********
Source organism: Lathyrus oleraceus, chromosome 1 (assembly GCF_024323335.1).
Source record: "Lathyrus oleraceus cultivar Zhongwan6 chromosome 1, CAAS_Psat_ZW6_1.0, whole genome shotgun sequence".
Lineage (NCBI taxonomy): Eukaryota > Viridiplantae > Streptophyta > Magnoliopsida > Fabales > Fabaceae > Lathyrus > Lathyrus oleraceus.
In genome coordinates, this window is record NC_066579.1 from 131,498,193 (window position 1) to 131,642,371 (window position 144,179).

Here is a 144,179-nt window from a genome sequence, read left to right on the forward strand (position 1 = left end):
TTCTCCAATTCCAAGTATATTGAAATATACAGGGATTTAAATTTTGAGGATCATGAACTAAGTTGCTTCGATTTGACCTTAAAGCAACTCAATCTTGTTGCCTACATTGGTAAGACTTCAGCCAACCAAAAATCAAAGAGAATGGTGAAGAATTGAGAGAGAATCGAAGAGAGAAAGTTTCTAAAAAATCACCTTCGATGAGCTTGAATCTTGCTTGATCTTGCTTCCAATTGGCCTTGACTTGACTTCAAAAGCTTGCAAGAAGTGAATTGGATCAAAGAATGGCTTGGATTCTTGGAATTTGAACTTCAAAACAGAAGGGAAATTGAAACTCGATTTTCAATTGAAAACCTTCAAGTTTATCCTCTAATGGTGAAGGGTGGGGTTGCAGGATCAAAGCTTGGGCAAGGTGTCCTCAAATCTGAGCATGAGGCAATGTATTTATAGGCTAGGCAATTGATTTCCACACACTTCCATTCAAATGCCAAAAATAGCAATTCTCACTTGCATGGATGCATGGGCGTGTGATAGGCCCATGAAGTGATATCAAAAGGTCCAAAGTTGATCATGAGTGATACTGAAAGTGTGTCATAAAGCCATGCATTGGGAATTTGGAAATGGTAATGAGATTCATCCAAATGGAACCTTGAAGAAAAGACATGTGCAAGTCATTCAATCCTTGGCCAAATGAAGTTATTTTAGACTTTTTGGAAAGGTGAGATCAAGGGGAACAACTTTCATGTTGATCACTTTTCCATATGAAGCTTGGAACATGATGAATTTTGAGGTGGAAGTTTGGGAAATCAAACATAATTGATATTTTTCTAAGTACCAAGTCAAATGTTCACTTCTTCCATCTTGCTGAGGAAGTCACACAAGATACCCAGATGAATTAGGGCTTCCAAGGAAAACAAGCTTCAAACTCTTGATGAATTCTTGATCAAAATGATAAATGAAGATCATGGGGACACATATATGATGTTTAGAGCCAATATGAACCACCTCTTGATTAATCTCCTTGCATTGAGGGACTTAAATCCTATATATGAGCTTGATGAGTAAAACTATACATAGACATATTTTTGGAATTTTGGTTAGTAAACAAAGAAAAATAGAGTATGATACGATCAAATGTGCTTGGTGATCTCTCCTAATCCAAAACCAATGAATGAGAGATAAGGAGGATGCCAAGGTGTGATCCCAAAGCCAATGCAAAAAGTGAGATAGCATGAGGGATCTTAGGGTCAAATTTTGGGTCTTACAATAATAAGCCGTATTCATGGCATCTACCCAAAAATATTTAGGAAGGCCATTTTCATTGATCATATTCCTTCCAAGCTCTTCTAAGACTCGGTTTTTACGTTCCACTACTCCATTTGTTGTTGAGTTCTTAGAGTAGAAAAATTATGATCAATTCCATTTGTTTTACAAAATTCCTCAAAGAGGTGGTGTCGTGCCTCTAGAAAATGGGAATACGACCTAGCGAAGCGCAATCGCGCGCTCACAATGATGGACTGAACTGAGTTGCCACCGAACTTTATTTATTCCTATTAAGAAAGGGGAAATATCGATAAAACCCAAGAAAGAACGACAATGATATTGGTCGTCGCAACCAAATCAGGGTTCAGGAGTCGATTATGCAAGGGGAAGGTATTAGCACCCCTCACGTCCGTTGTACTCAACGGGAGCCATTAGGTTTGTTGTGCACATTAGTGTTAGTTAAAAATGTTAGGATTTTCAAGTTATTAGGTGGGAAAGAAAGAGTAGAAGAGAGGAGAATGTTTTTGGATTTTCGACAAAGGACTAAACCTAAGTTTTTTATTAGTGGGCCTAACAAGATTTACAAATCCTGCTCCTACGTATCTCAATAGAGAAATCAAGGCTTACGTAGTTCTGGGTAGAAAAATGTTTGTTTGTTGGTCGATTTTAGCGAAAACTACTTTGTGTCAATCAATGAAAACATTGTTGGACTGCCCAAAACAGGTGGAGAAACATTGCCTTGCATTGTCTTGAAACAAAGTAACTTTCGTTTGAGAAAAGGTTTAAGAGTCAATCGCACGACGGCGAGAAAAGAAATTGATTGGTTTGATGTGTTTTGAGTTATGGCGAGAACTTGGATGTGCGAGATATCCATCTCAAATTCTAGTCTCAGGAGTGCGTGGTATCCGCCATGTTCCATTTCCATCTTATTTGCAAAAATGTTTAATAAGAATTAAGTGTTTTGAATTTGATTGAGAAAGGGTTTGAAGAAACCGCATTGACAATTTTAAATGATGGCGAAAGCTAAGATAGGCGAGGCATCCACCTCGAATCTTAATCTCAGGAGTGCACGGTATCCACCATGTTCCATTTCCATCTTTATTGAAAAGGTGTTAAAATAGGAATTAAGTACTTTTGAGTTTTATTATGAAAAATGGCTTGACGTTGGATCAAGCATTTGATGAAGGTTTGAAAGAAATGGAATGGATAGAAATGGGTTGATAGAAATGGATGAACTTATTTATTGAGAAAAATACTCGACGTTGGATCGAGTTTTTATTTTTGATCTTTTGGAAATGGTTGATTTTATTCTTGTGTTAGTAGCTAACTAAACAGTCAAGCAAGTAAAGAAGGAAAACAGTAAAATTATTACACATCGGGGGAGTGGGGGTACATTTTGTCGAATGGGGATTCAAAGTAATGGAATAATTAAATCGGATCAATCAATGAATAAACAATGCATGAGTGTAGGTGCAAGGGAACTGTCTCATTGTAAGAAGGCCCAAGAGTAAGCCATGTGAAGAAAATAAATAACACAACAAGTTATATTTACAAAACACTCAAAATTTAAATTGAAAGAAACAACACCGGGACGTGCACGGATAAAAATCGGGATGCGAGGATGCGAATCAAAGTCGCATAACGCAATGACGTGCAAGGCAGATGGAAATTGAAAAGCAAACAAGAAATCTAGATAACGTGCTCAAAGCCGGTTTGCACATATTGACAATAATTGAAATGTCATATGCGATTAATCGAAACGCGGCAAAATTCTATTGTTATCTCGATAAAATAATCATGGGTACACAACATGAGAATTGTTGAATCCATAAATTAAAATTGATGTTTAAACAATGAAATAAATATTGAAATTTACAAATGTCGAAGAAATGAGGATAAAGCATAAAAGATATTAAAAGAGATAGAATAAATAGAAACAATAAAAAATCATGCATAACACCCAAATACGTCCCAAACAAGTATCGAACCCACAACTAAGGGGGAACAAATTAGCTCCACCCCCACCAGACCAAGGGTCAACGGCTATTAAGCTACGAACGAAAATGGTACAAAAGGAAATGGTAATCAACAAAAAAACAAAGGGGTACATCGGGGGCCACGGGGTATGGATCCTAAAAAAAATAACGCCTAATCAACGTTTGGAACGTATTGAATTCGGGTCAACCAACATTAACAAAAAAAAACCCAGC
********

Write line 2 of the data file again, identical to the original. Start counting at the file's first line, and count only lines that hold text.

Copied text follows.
Source record: "Lathyrus oleraceus cultivar Zhongwan6 chromosome 1, CAAS_Psat_ZW6_1.0, whole genome shotgun sequence".